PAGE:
Sisneros, called as a witness for Santangelo, testified that he signed the cards, because he was told that Del Real and Elizolde had signed the cards and he didn't want to stand in their way; that he didn't want to remain in the union, because when he was on another job he was out of work during a strike and couldn't pay his bills; and by reason of that experience he did not care to belong to the union. He stated that Mrs. Gross had represented him in other matters and that he went to her to find out how to withdraw from the union, and that as a result she prepared a letter dated january 12, 1965, which stated in effect that Sisneros and Del Real desired to withdraw from the union and cancel authorization for union representation. It was signed by Mrs. Gross, as their attorney, and by Sisneros and Del Real personally.


There can be no doubt that Santangelo discussed with his three employees, who had signed the cards, the possibility of putting meters on the trucks, the fact that they had been late without being docked, that they had had garnishments and accidents, and that they were due for a raise in the near future, at the end of approximately six months of employment.


The Hearing Examiner found that the statements of Santangelo to his employees, after they had stated that they had signed the cards, with respect to meters, accountability for tardiness in reporting for work, garnishments, and accidents, in their context were a 'thinly veiled coercion,' since it was directly indicated and implied that stricter and more adverse working conditions could or would result if the employees persisted in their union adherence, and that the promise and granting of a wage increase had as its purpose and effect the granting of a material benefit in return for the employees' abandonment of the union.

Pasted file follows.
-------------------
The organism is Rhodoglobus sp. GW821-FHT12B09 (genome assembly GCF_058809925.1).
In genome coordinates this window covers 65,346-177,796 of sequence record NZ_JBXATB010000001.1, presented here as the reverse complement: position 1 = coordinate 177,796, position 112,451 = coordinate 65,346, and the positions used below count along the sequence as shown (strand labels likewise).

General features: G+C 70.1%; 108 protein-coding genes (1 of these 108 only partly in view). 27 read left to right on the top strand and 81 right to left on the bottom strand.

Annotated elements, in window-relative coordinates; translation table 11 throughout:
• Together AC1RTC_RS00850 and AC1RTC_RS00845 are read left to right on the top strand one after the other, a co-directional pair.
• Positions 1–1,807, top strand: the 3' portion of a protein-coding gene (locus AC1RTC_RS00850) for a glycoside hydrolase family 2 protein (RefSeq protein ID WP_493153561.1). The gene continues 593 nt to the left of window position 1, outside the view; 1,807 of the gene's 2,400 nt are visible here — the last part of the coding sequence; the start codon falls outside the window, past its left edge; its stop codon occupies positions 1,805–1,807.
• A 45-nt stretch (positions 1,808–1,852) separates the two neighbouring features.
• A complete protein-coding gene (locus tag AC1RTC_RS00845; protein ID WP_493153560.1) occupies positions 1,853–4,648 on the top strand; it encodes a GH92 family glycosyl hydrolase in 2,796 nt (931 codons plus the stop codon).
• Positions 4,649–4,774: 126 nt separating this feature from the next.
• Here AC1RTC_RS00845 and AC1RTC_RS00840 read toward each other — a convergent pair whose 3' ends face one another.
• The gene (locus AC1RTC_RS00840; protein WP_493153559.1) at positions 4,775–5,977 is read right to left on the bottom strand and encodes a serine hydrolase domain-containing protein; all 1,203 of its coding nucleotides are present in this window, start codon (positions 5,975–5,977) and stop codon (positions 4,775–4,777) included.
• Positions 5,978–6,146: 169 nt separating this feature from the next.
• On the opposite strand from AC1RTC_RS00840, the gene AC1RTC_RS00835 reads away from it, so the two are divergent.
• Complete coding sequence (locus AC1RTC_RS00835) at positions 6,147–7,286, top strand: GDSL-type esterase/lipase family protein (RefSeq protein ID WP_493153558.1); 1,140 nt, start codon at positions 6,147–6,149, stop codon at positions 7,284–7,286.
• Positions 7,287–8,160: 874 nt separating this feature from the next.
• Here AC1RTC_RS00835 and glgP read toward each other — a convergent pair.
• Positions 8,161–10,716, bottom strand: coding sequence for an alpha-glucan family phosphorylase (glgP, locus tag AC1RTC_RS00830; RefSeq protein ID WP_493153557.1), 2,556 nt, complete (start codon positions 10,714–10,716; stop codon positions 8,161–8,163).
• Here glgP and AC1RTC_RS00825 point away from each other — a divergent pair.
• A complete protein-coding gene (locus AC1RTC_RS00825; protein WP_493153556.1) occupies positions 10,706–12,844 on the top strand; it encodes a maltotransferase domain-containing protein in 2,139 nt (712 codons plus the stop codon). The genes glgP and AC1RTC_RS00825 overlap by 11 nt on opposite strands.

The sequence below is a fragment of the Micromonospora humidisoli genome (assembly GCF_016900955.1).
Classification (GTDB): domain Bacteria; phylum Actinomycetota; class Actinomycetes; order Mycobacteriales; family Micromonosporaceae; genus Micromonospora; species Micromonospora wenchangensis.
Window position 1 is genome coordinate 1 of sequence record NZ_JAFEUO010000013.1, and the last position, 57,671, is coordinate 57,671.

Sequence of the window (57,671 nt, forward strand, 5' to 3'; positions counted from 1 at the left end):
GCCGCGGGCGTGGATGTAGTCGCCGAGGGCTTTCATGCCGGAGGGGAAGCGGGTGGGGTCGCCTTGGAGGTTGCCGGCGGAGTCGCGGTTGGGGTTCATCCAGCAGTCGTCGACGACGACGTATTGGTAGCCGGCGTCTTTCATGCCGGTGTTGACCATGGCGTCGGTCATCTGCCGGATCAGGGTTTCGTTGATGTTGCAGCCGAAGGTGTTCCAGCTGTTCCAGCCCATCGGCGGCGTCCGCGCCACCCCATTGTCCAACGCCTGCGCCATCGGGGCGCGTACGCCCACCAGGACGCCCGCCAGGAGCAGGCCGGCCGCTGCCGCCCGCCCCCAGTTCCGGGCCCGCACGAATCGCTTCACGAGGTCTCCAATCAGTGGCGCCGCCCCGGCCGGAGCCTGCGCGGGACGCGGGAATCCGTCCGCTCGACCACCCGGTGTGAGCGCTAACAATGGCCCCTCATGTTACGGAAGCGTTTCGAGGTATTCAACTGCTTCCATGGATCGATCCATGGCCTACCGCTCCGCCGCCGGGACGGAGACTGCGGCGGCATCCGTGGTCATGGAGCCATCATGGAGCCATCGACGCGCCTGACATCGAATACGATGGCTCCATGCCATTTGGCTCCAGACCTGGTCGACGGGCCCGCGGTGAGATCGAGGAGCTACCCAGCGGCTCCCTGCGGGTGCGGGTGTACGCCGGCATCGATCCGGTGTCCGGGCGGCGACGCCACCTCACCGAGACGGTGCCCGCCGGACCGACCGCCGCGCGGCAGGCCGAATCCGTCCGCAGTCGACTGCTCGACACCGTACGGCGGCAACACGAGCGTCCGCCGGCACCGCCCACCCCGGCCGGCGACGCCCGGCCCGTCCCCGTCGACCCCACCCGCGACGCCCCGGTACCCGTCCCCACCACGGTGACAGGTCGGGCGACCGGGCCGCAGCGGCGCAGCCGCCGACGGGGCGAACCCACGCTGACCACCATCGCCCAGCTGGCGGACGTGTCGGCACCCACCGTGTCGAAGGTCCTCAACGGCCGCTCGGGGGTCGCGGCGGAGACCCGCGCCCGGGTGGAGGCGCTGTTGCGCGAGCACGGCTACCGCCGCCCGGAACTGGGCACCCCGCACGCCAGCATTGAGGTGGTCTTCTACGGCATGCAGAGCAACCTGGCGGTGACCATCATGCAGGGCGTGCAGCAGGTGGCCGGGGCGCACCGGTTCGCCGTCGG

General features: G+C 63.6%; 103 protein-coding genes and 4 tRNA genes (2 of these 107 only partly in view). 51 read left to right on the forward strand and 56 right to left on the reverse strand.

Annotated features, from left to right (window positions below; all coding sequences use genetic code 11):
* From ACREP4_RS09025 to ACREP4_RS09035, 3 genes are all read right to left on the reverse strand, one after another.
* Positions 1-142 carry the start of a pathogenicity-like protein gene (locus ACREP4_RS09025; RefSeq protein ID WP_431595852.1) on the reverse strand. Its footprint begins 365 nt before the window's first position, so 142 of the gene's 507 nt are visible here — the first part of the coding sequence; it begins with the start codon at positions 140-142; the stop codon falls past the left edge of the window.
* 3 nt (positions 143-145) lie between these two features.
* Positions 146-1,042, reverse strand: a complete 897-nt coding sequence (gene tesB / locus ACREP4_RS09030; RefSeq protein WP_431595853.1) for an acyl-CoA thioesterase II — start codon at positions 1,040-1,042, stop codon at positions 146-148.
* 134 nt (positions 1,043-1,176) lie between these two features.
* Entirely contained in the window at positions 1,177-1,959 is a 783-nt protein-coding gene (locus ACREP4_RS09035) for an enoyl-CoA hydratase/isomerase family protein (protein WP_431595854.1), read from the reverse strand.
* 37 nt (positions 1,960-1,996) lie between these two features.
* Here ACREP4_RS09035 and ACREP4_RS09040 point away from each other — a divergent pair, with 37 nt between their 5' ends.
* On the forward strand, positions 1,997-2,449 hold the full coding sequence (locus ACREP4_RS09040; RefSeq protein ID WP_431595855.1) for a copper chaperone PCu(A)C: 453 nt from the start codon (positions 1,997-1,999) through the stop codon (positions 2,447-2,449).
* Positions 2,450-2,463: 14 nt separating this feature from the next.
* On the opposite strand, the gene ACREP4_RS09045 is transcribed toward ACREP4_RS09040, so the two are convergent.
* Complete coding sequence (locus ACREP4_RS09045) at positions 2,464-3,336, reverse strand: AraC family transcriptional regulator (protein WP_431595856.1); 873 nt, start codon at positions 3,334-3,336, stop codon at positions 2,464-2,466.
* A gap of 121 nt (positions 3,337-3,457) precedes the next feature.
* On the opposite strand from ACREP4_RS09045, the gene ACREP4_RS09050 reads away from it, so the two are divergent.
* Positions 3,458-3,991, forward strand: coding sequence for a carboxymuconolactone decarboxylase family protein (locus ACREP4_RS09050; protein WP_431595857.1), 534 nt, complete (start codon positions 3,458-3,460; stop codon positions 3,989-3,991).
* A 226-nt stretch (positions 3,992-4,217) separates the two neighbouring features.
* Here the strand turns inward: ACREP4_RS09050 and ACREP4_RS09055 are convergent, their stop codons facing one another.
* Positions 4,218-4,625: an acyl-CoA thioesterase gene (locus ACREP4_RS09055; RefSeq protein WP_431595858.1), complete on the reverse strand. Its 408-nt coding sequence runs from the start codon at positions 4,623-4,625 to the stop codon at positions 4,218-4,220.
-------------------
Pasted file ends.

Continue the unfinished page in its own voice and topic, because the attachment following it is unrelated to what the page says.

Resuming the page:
The issues of fact and the inferences to be drawn from the facts adduced in evidence are matters for the determination of the Board.3 We cannot say on a consideration of the entire record that the factual conclusions of the Hearing Examiner adopted by the Board were erroneous.4


The order will be enforced.


Of the Fifth Circuit, sitting by designation


At one time, there were 300 farmers selling produce at the Denargo market. At the time of the hearing, the number was approximately 35


NLRB v. Conover Motor Co., 10 Cir., 192 F.2d 779, 781; NLRB v. Reliance Fuel Oil Corp., 371 U.S. 224, 226, 227, 83 S.Ct. 312, 9 L.Ed.2d 279; NLRB v. Burnett Construction Co., 10 Cir., 350 F.2d 57, 59, 60; NLRB v. Central Oklahoma Milk Producers Ass'n, 10 Cir., 285 F.2d 495, 496


NLRB v. Nevada Consolidated Copper Corp., 316 U.S. 105, 106, 107, 62 S.Ct. 960, 86 L.Ed. 1305; NLRB v. Beatrice Foods Co., 10 Cir., 183 F.2d 726, 727, 728


NLRB v. Beatrice Foods Co., supra, at 727; 29 U.S.C.A. 160(e)